Children: blessing or curse?
John, besides the icy inhumanity and mind-boggling selfishness of Toure's abortion hosanna... well, no, wait a second, let's pause on the selfishness for a moment. Aren't liberals always telling us selfishness is the ultimate sin, while supreme virtue lies in altruism? I guess Toure's nonborn child might have a few things to say on that subject, given the opportunity.
But the larger point that troubles me about the abortion culture, perfectly captured in Toure's remarks, is the way it has almost complete shifted pregnancy from blessing to curse, particularly in the minds of the young. President Obama famously contributed to that re-definition by describing pregnancy as a "punishment" for his daughters.
Beyond the moral and spiritual objections we can raise to this, it's also very bad news for our demographic survival. I have it on very good authority that giving birth to a child is extremely difficult. Raising children is difficult and expensive for both fathers and mothers. Social survival requires a very large number of people to not only accept these hardships, but do it more than twice - you can't get past replacement birth rate without plenty of families raising 3 or 4 children. And raising those children in a health environment absolutely and indisputably requires stable traditional marriage. There is no substitute, not across a population of millions, raising the next generation of an entire nation.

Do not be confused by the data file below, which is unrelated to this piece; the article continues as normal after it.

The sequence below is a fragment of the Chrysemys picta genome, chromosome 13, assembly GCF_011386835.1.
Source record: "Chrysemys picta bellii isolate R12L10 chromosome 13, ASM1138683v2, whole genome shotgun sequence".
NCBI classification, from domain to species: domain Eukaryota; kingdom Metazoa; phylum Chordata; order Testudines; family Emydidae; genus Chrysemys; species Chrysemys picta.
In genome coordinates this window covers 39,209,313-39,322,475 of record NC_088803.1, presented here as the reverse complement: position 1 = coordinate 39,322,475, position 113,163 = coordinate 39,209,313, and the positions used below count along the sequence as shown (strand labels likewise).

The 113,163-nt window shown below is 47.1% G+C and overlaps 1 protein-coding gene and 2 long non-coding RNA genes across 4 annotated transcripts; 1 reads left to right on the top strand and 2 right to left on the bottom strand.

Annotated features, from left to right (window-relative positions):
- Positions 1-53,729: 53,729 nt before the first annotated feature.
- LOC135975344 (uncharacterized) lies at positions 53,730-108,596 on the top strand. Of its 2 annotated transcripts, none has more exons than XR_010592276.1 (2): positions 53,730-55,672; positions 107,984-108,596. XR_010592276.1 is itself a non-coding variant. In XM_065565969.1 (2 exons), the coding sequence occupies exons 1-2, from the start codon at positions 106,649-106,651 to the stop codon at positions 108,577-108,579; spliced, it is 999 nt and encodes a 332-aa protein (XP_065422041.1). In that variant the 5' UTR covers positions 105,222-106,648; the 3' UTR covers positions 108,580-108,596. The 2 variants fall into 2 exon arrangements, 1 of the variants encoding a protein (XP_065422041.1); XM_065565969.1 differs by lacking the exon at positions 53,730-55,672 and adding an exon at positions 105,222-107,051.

Treating pregnancy as a punishment, abortion as a minor outpatient procedure, and marriage as either a silly artifact of nostalgia or a vicious attempt to make gay people feel bad about themselves dissipates the reverence for enduring love and procreation that society requires to endure. Not to give the moral dimensions of marriage and family short shrift, but the case against free-loving abortion-on-demand hedonism as a default social policy can be made without them.
Toure, and those who created the culture he promotes, are the architects of social suicide, not to mention vast amounts of human misery, and a heartbreaking loss of human potential. I wonder what his child might have offered the world. I am not now, nor will I ever be, prepared to regard every developing baby as a net minus, a drain on our resources that might be better nipped in the bud, sparing us the burden of raising them, and the child the agony of living in the rotten world we have created.